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the Complete Review
the complete review - fiction

The Creator's Map

Emilio Calderón

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To purchase The Creator's Map

Title: The Creator's Map
Author: Emilio Calderón
Genre: Novel
Written: 2006 (Eng. 2008)
Length: 256 pages
Original in: Spanish
Availability: The Creator's Map - US
El Mapa del Creador - US
The Creator's Map - UK
The Creator's Map - Canada
Die Karte Gottes - Deutschland
  • Spanish title: El Mapa del Creador
  • Translated by Katherine Silver

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Our Assessment:

B- : almost bland mix of love, war, and conspiracy stories, too unsure of what it wants to be

See our review for fuller assessment.

Review Summaries
Source Rating Date Reviewer
Financial Times . 28/7/2008 Elisabeth Field
The LA Times . 30/7/2008 Tim Rutten
The NY Times D+ 29/7/2008 Richard Eder

  From the Reviews:
  • "This is Calderón’s first book to be translated into English, and, although occasional Americanisms may jar, it receives an elegant translation that conveys all the romance, fear and deception of Calderón’s original, El Mapa del Creador." - Elisabeth Field, Financial Times

  • "Calderón, unfortunately, has chosen to draw his own pop cultural influences from -- God help us all -- The Da Vinci Code and the Saturday-night-at-the multiplex buffoonery of the Indiana Jones flicks (.....) The Creator's Map suffers from a surfeit of interlocking plots, some introduced glancingly, many of which peter off into narrative irrelevance." - Tim Rutten, The Los Angeles Times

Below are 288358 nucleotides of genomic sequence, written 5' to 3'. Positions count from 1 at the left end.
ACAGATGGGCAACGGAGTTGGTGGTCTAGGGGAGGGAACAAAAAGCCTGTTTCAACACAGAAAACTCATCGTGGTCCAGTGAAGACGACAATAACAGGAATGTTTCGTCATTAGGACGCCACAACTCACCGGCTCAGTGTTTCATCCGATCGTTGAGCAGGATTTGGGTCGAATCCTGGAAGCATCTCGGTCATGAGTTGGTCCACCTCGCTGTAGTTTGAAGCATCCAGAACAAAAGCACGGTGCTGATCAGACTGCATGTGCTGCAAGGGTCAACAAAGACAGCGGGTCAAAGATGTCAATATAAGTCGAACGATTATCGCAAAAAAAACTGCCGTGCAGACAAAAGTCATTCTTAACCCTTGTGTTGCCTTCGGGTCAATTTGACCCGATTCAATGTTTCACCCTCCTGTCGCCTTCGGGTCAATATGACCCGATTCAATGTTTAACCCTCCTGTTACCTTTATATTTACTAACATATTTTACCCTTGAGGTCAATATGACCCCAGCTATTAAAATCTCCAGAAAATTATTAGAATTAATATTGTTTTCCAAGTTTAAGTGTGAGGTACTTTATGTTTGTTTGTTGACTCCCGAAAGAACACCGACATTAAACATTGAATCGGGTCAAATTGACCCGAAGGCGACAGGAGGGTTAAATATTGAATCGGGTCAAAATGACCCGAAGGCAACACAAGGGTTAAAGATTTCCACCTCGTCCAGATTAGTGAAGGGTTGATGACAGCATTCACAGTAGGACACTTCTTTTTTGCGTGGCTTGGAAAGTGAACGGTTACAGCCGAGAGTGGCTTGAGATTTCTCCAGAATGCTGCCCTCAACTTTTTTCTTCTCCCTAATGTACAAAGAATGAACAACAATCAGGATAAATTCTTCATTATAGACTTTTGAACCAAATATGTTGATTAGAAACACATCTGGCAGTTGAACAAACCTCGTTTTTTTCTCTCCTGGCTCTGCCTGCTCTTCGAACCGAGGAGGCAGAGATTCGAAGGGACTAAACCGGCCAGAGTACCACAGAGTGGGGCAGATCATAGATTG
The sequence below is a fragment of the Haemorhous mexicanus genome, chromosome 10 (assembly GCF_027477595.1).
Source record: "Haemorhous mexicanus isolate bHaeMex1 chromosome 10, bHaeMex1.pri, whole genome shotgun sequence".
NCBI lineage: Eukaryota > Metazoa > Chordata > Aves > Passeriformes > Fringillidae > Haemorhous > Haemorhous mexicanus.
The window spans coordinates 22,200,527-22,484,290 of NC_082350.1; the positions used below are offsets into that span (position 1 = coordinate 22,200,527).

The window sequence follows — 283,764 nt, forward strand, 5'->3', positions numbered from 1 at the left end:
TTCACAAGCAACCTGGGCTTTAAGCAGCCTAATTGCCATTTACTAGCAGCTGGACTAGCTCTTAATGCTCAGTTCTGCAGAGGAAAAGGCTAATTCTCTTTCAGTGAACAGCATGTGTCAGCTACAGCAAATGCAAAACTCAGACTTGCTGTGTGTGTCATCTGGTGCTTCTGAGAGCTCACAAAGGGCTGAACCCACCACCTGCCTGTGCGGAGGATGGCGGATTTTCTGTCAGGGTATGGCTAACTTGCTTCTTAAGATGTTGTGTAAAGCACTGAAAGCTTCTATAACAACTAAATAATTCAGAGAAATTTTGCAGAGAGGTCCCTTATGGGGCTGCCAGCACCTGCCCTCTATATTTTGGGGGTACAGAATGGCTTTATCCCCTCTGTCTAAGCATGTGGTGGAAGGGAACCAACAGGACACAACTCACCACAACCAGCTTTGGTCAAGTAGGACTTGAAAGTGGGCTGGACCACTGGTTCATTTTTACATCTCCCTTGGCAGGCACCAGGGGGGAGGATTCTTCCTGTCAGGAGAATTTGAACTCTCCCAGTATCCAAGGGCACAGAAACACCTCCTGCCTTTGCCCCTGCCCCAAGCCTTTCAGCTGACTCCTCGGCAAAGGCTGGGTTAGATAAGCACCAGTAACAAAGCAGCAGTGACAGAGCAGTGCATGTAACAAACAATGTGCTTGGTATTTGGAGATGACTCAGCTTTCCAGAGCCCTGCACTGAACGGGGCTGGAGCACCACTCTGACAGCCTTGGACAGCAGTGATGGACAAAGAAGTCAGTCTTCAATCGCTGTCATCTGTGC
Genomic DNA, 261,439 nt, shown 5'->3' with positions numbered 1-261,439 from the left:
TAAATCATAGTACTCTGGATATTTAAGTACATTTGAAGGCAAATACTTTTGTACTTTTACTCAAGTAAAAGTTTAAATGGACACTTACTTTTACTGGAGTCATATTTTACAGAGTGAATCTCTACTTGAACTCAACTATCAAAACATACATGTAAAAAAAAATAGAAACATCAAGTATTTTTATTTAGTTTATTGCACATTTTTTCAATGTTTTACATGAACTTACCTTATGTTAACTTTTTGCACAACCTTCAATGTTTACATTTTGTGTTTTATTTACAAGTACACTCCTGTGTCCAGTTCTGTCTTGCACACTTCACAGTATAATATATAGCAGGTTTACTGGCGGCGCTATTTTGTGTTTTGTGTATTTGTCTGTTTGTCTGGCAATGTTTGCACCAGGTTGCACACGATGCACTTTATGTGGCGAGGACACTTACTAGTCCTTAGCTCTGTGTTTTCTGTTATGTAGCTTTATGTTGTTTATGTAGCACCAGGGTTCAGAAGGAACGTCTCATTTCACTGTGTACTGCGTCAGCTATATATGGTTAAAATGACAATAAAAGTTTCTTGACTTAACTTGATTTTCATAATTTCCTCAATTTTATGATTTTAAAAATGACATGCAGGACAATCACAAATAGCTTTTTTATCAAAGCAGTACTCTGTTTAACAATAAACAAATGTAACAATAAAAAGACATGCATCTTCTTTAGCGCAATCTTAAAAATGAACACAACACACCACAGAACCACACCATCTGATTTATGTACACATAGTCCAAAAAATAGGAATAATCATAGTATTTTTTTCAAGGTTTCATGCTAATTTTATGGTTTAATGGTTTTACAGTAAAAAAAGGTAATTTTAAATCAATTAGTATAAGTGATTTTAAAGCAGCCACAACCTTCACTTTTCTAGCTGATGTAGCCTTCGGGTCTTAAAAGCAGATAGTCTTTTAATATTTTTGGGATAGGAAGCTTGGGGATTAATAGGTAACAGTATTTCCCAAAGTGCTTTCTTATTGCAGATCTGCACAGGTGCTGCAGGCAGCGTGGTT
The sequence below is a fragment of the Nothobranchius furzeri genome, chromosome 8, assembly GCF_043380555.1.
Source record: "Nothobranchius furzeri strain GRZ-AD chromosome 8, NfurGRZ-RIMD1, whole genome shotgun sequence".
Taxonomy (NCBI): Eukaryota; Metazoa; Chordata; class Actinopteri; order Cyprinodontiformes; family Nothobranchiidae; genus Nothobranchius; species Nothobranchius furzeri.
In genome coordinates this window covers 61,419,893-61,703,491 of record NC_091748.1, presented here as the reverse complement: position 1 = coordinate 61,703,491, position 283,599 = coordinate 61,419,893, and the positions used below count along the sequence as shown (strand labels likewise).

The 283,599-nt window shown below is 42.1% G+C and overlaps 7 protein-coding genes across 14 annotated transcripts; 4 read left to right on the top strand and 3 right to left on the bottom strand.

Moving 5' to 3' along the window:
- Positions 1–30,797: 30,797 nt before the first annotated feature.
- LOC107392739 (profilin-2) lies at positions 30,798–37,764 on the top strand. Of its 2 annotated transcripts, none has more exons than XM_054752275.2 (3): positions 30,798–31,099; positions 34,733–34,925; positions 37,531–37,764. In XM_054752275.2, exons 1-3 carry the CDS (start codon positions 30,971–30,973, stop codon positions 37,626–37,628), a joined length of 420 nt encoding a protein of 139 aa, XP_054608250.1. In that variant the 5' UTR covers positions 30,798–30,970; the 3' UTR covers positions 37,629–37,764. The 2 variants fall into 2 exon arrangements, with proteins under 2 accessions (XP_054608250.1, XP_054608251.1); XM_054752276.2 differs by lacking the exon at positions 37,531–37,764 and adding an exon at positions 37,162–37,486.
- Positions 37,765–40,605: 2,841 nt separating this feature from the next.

• "Like Da Vinci, its mysteries are no more than mystifications. Unlike its exemplar, it is put together clumsily: an assemble-it-yourself kit enclosed with instructions in Korean. (...) A more skillful handling would frame it all as a running mystery; instead it becomes a creeping confusion. To succeed, a mystery smuggles its truth past the reader. Here, the smuggling is done so awkwardly as to spill out rattly chunks of hint, contradiction and clue while trying to get through." - Richard Eder, The New York Times

Please note that these ratings solely represent the complete review's biased interpretation and subjective opinion of the actual reviews and do not claim to accurately reflect or represent the views of the reviewers. Similarly the illustrative quotes chosen here are merely those the complete review subjectively believes represent the tenor and judgment of the review as a whole. We acknowledge (and remind and warn you) that they may, in fact, be entirely unrepresentative of the actual reviews by any other measure.